By LISA EISENHAUER
Keeping Courtney Elliott alive during a COVID-19 nightmare that started just after New Year's Day and stretched into mid-March took an all-hands-on-deck effort at Mercy Hospital Oklahoma City.
"Basically every service in our hospital had some degree of interaction and care with Courtney, because that's what was required," said Dr. Jennifer Strebel, one of three physicians who shared their memories of the colossal lifesaving effort in a press
release and YouTube video.
Courtney Elliott feeds her newborn daughter as her 3-year-old son gives the baby a pat at Mercy Hospital Oklahoma City. Elliott contracted COVID-19 toward the end of her pregnancy and, after an emergency cesarean delivery to relieve her breathing,
she developed a life-threatening blood clot. She credits the hospital's clinicians with saving her life.
As Elliott's delivery doctor, Strebel was among the first to recognize how direly COVID had impacted the 33-year-old's health. Elliott was 36 weeks along when she tested positive for the virus on Jan. 3. Strebel examined Elliott on Jan. 11 and moved up
to the next day a cesarean section that had been planned for Jan. 25.
"She was having a really hard time breathing," Strebel recalled. "I consulted with her maternal-fetal medicine specialist, and together we decided the baby was full term. If we could just deliver the baby, her uterus would decompress and allow her lungs
to work more effectively."
The procedure went fine. Parker Elliott weighed in at 7 pounds, 7 ounces. Mom and baby girl went home to Elliott's husband and 3-year-old son on Jan. 16.
Elliott's return home was brief. Even with supplemental oxygen, breathing became difficult. Within two days, she went back to Mercy by ambulance.
"When she got to the ER, her oxygen levels, which should be 92% or more, were at 45%, which I truly didn't know was possible for someone who was still awake and talking," Strebel said.
Doctors admitted Elliott to a step-down intensive care unit, where they tried several oxygen delivery systems in hopes of keeping her off of a ventilator. When Elliott's horrible cough lingered and the complications of COVID continued to weaken her after
a week, the doctors moved her to the ICU for closer monitoring.
A week later, Elliott's care team decided she was strong enough to move back to the step-down unit. At the behest of an ICU nurse, they delayed the move for one day. On what was to have been her last day in ICU, Elliott's oxygen levels deteriorated so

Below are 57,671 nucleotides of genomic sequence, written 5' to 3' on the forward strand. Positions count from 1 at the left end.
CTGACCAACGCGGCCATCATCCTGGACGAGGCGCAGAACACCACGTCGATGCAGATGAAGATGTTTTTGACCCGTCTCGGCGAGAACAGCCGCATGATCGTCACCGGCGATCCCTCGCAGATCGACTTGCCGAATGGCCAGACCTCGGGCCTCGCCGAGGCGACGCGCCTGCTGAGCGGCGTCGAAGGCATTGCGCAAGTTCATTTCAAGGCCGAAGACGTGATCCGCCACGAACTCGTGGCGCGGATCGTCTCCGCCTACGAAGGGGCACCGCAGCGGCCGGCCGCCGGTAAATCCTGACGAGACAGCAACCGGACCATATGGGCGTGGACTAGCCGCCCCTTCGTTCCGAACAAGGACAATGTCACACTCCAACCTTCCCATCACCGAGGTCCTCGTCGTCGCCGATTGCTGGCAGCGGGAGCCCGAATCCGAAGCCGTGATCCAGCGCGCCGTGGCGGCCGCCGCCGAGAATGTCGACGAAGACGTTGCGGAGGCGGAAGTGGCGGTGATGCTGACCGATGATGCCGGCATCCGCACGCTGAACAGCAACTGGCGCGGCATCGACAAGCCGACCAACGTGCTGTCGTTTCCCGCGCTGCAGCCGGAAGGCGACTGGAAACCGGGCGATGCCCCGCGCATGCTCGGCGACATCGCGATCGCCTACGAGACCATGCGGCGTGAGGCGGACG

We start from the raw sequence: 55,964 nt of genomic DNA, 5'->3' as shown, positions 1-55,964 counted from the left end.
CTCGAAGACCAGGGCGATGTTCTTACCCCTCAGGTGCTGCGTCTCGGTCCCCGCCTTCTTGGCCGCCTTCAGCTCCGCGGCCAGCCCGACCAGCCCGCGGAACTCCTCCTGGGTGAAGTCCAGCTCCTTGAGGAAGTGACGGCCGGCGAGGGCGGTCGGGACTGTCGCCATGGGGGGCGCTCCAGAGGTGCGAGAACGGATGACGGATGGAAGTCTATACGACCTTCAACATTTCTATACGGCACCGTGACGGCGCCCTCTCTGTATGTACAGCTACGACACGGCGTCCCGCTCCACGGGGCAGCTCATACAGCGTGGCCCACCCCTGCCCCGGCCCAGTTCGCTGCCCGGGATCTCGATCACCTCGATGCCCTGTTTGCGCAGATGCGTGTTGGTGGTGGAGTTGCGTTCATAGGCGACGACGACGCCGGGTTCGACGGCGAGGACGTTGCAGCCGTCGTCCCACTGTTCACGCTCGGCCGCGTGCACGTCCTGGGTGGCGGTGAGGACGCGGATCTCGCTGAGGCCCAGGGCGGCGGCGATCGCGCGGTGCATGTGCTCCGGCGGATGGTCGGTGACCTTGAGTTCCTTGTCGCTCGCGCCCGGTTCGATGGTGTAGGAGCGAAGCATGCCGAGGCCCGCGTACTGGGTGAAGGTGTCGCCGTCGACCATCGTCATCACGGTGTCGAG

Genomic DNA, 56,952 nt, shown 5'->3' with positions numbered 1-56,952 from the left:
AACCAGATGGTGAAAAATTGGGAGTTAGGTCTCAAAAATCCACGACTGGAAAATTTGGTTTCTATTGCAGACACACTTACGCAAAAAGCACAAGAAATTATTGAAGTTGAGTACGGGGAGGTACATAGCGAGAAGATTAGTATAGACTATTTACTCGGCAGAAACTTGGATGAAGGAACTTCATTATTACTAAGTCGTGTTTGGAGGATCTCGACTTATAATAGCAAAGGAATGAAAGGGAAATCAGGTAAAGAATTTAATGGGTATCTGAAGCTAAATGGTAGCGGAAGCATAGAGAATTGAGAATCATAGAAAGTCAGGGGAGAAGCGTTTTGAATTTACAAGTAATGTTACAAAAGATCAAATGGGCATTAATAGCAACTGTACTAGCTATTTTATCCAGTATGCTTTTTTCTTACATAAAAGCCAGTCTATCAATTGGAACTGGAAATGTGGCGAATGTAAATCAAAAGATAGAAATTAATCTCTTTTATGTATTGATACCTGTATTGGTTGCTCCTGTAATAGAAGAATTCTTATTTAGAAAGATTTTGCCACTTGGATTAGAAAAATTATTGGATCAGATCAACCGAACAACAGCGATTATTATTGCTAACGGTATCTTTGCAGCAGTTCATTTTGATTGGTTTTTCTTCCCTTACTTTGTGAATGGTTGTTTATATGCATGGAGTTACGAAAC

rapidly that her doctors intubated her and hooked her up to a ventilator.
"Her blood pressure dropped so low, and the nurses immediately jumped in, but everything we tried to do to intervene medically wasn't working," said Dr. Maroun Tawk, medical director of the ICU.
Although Tawk had suspicions about what was behind Elliott's severe downturn, his patient was too unstable for a trip to the lab where imaging could offer a clear diagnosis.
In consultation with Dr. Aaron Graham, interventional radiologist at Mercy, Tawk ordered a mobile X-ray and echocardiogram to Elliott's bedside stat. The images were cloudy but Tawk said they reinforced his concern that Elliott had a blockage between
her lungs and her heart.
"This was a huge risk," Tawk said. "We had no idea what we were dealing with or what Dr. Graham would find if she even survived the short trip down the hall to the cath lab, but we had to do something. She was dying."
A photo of the blood clot, a life-threatening complication of COVID-19 infection, that a doctor removed from Courtney Elliott's chest this spring. Elliott arrested during the emergency surgery and twice after in the intensive care unit. One of her
doctors said every service line in the hospital played some part in seeing her through a nearly two-month hospitalization.
In fact, Graham said Elliott's heart stopped as he was performing the catheterization. When nurses jumped in to start compressions, Graham ordered them to stop.
"I knew I had to get the blood moving again," Graham said. "As soon as I was able to get a portion of that clot out, her heart started right back up, and it was a mad dash to pull out as much of the remaining clot in her heart and lungs as possible."
Once the catheterization was done and the full clot was removed, Graham and his colleagues were stunned by the size of the ropey mass pulled from Elliott's chest. It was about 8 inches long with shorter tendrils. The mass had been completely obstructing
blood flow in her heart and lungs, according to a press release from the hospital.
Elliott was returned to the ICU to recover. Over the next few days, her cough remained so severe that her lungs collapsed twice, causing her heart to stop. Each time the ICU team was able to revive her.
After Elliott's third cardiac arrest, her care team performed a tracheotomy to install a temporary breathing tube in her neck. After five weeks, her condition began to improve. On March 3 she was strong enough to move to Mercy Rehabilitation Hospital
She stayed there until March 11, learning to stand, walk and bathe herself — skills she had lost along with much of her memory during her nearly two months of hospitalization. After she went home to the suburb of Yukon, she got visits from nurses and
therapists for a few weeks.
By mid-May, Elliott said in an interview that she felt she was 90% back to her pre-COVID condition. What lingered, she said, was arthritis-like pain in her hands and feet, which she attributed to muscle atrophy.
Elliott said that while she wasn't conscious for much of her medical odyssey, she is well aware of the extraordinary effort by the Mercy Oklahoma City team who saved her.
"I don't think that I could ever thank them enough for everything that they've done," she said.
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